Ange Postecoglou has praised Tottenham Hotspur vice-captain Cristian Romero for filling the leadership “void” caused by Son Heung-min’s absence on international duty.
Son, the current Spurs captain, is currently representing South Korea in the Asia Cup in Qatar, with Romero set to lead the team out again in Friday’s FA Cup tie with holders Manchester City.
Romero was captain for the 2-2 draw at Manchester United two weeks ago, with Tottenham manager Postecoglou impressed by how the Argentina centre-back Romero has dealt with the extra responsibility.
“There’s definitely a void there but with all these things there’s definitely opportunities,” said Postecoglou. That’s where Romero has really stepped up.
“You just feel it around the place. He knows that Sonny’s not here and he knows what Sonny does on a daily basis.”
The Australian added: “Sonny gets around everyone in the building and says, ‘how you going?’ and Cristian’s doing that now. I can see that. In training he’s a lot more vocal than he was in the past. That’s the beauty of it.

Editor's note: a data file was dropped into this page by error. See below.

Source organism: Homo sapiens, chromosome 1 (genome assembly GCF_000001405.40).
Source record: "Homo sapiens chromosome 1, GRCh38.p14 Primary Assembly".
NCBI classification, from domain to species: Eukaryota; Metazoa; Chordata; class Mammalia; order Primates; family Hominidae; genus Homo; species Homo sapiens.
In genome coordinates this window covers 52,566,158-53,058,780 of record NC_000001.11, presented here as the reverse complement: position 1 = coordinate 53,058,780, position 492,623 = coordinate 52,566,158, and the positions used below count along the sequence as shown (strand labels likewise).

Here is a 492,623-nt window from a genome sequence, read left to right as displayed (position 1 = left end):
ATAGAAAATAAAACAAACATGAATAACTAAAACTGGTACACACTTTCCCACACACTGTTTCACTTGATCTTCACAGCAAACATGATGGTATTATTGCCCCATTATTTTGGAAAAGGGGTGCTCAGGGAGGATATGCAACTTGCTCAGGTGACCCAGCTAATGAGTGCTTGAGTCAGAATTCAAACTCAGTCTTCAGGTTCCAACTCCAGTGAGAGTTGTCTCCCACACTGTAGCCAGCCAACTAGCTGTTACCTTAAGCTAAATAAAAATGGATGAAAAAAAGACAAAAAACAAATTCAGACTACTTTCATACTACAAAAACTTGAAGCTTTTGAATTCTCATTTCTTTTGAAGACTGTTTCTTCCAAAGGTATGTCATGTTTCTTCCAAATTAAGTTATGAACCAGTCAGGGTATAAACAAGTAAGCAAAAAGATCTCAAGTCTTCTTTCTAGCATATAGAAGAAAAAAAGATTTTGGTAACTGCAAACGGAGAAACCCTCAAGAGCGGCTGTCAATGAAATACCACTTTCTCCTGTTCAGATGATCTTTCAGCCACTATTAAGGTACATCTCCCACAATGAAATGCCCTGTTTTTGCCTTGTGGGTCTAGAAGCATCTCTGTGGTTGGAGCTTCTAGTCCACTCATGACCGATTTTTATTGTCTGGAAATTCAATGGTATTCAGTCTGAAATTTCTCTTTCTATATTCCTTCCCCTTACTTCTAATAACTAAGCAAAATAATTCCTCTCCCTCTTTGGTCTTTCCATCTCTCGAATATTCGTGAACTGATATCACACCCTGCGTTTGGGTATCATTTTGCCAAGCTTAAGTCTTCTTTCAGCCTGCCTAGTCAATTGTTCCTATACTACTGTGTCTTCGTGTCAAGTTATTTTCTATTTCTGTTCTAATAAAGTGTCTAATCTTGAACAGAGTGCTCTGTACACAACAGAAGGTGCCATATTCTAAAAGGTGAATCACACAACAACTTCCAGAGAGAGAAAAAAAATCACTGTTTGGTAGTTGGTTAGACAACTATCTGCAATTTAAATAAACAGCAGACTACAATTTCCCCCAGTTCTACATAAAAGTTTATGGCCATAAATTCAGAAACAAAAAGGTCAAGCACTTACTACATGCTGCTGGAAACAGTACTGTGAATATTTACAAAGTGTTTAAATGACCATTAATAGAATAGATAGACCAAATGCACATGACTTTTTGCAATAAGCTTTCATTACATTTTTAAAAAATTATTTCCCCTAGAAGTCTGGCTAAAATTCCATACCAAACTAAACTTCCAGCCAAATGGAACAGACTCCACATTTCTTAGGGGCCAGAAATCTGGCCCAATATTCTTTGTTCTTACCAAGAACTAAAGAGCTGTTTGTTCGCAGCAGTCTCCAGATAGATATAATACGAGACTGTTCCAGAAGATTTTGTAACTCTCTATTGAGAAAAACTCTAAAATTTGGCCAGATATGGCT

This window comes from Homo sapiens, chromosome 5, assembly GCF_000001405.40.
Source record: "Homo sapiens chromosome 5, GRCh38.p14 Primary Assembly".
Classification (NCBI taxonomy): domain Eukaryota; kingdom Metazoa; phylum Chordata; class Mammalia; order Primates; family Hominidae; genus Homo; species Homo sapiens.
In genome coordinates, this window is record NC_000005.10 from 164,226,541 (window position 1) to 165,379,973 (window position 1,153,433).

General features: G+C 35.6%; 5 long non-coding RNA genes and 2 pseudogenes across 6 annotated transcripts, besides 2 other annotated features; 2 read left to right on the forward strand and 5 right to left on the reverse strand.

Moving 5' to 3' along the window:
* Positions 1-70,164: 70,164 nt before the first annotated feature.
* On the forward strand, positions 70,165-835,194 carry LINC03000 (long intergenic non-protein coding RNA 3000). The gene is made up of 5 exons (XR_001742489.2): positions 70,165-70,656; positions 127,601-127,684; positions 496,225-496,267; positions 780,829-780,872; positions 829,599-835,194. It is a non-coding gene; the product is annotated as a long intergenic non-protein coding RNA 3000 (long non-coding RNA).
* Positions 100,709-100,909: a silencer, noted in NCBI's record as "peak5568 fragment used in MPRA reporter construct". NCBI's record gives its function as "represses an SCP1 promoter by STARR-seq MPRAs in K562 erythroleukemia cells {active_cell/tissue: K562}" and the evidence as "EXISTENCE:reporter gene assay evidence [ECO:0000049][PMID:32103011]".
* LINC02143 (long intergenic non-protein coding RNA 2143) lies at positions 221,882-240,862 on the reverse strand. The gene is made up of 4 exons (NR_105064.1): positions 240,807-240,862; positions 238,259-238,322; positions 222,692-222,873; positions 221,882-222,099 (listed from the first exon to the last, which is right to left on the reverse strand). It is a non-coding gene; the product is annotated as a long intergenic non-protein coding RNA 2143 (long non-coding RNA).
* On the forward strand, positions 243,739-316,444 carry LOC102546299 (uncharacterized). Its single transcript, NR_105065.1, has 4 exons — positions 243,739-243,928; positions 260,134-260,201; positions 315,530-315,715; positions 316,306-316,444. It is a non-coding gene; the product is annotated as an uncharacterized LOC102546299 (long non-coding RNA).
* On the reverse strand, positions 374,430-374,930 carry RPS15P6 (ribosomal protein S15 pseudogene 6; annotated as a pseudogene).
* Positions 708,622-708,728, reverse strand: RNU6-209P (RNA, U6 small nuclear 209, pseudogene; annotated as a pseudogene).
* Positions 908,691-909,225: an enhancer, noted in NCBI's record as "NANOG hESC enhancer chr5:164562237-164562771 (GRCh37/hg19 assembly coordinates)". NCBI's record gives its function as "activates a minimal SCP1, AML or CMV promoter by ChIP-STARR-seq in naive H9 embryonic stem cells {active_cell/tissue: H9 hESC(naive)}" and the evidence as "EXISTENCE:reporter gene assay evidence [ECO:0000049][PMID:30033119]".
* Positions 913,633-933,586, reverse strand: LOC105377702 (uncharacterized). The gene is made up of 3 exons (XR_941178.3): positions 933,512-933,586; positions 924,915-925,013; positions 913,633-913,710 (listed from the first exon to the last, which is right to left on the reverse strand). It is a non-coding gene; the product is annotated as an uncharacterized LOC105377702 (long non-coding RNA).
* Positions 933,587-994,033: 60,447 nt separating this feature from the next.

“There is a void because you’re missing one of your leaders, but for me, on the outside, you’re kind of waiting on, ‘is anyone going to step up here because we’re going to need someone to or do I need to interject myself into it?’ But he’s stepped up.”
Tottenham are eight points adrift of Premier League leaders Liverpool but Postecoglou is proud of the way Spurs, beset by a string absences and still without Son and the Africa Cup of Nations exits of Pape Sarr and Yves Bissouma, have regrouped after a difficult November in what is the manager’s first season at the north London club.
“There’s a really good feeling amongst the group at the moment over where they’re at,” Postecoglou said.
“They understand that because of what we’ve been through, ‘OK, somebody’s missing, man down, but somebody fills that void and we keep going until they come back’. I think it’s been good for the growth of the team.”
He added: “We could have flown through this first half of the year and I’m sure all the questions to me would’ve been, ‘what happens when there’s a hiccup?’ and I wouldn’t have been able to answer that question.
“I’d bluff my way through it but I wouldn’t have been able to really answer it.
“But I already know, I’ve seen the resilience and part of that is how I’ve dealt with those absences.”
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